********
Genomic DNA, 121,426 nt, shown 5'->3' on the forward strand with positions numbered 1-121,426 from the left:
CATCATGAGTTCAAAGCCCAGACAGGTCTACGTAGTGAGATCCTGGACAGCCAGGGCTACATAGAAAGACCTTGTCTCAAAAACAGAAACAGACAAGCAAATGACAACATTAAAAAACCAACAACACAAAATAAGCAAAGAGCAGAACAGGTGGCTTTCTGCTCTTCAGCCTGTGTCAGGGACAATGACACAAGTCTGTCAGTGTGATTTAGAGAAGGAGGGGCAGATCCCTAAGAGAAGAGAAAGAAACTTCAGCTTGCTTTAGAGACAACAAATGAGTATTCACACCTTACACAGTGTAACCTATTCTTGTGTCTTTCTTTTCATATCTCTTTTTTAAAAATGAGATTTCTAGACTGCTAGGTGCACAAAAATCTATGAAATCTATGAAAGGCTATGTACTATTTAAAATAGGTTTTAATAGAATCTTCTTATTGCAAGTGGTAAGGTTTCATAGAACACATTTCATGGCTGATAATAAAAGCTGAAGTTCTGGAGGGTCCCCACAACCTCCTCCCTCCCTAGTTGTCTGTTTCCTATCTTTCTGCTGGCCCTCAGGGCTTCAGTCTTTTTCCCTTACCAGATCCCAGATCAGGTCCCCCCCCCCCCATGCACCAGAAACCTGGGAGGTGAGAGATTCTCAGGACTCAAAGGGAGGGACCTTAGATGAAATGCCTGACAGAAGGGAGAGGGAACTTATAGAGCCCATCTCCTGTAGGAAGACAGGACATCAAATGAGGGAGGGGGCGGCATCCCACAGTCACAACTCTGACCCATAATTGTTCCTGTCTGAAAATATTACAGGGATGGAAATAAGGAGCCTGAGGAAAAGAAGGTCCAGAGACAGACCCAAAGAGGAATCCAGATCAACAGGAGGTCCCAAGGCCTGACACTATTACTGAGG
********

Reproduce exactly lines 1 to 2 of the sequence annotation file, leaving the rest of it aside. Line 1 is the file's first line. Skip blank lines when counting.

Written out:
Genomic DNA, 121,426 nt, shown 5'->3' on the forward strand with positions numbered 1-121,426 from the left:
CATCATGAGTTCAAAGCCCAGACAGGTCTACGTAGTGAGATCCTGGACAGCCAGGGCTACATAGAAAGACCTTGTCTCAAAAACAGAAACAGACAAGCAAATGACAACATTAAAAAACCAACAACACAAAATAAGCAAAGAGCAGAACAGGTGGCTTTCTGCTCTTCAGCCTGTGTCAGGGACAATGACACAAGTCTGTCAGTGTGATTTAGAGAAGGAGGGGCAGATCCCTAAGAGAAGAGAAAGAAACTTCAGCTTGCTTTAGAGACAACAAATGAGTATTCACACCTTACACAGTGTAACCTATTCTTGTGTCTTTCTTTTCATATCTCTTTTTTAAAAATGAGATTTCTAGACTGCTAGGTGCACAAAAATCTATGAAATCTATGAAAGGCTATGTACTATTTAAAATAGGTTTTAATAGAATCTTCTTATTGCAAGTGGTAAGGTTTCATAGAACACATTTCATGGCTGATAATAAAAGCTGAAGTTCTGGAGGGTCCCCACAACCTCCTCCCTCCCTAGTTGTCTGTTTCCTATCTTTCTGCTGGCCCTCAGGGCTTCAGTCTTTTTCCCTTACCAGATCCCAGATCAGGTCCCCCCCCCCCCATGCACCAGAAACCTGGGAGGTGAGAGATTCTCAGGACTCAAAGGGAGGGACCTTAGATGAAATGCCTGACAGAAGGGAGAGGGAACTTATAGAGCCCATCTCCTGTAGGAAGACAGGACATCAAATGAGGGAGGGGGCGGCATCCCACAGTCACAACTCTGACCCATAATTGTTCCTGTCTGAAAATATTACAGGGATGGAAATAAGGAGCCTGAGGAAAAGAAGGTCCAGAGACAGACCCAAAGAGGAATCCAGATCAACAGGAGGTCCCAAGGCCTGACACTATTACTGAGG